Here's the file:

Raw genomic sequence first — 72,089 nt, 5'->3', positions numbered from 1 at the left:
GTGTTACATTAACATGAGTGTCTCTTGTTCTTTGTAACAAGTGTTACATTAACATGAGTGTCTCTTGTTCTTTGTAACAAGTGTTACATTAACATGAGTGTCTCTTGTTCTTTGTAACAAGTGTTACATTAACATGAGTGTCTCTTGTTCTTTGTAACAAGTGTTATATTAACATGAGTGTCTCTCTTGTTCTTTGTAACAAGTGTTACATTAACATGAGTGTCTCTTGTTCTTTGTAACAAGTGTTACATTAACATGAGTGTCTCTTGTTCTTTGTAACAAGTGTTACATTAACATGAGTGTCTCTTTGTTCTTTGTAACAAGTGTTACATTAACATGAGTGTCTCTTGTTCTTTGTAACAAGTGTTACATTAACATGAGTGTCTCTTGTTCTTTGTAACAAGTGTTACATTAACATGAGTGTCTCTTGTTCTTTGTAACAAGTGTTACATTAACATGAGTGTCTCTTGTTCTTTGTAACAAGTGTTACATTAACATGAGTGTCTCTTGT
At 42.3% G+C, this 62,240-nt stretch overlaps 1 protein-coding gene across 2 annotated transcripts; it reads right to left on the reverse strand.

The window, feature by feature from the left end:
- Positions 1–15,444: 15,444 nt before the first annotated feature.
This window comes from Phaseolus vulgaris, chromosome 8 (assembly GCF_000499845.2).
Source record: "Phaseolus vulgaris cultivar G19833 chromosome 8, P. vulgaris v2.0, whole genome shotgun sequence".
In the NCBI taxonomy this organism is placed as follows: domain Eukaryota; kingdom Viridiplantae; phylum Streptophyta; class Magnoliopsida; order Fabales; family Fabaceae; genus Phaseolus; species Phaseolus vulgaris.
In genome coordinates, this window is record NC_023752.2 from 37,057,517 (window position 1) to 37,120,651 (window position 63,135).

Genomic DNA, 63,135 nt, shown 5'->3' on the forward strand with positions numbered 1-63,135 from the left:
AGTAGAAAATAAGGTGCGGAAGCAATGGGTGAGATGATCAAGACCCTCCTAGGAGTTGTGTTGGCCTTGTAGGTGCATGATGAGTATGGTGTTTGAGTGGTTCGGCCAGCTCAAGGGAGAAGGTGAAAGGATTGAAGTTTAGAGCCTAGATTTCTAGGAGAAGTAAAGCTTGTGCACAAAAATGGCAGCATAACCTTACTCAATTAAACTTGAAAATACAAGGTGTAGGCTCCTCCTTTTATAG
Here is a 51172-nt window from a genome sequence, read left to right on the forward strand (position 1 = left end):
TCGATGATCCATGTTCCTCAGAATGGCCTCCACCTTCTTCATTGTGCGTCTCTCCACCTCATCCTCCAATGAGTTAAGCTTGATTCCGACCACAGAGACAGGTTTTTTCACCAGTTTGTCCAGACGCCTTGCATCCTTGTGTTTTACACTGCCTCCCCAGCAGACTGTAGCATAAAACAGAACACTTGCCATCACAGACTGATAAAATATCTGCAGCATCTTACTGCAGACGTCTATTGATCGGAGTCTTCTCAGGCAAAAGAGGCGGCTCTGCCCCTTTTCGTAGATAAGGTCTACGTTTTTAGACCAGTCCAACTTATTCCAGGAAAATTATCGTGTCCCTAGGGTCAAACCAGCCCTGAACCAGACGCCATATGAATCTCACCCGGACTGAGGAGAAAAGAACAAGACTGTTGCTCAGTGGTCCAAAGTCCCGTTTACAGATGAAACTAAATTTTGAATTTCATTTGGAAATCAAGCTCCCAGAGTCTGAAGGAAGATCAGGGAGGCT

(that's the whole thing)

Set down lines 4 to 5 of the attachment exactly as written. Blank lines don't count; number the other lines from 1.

The window, feature by feature from the left end:
- Positions 1–15,444: 15,444 nt before the first annotated feature.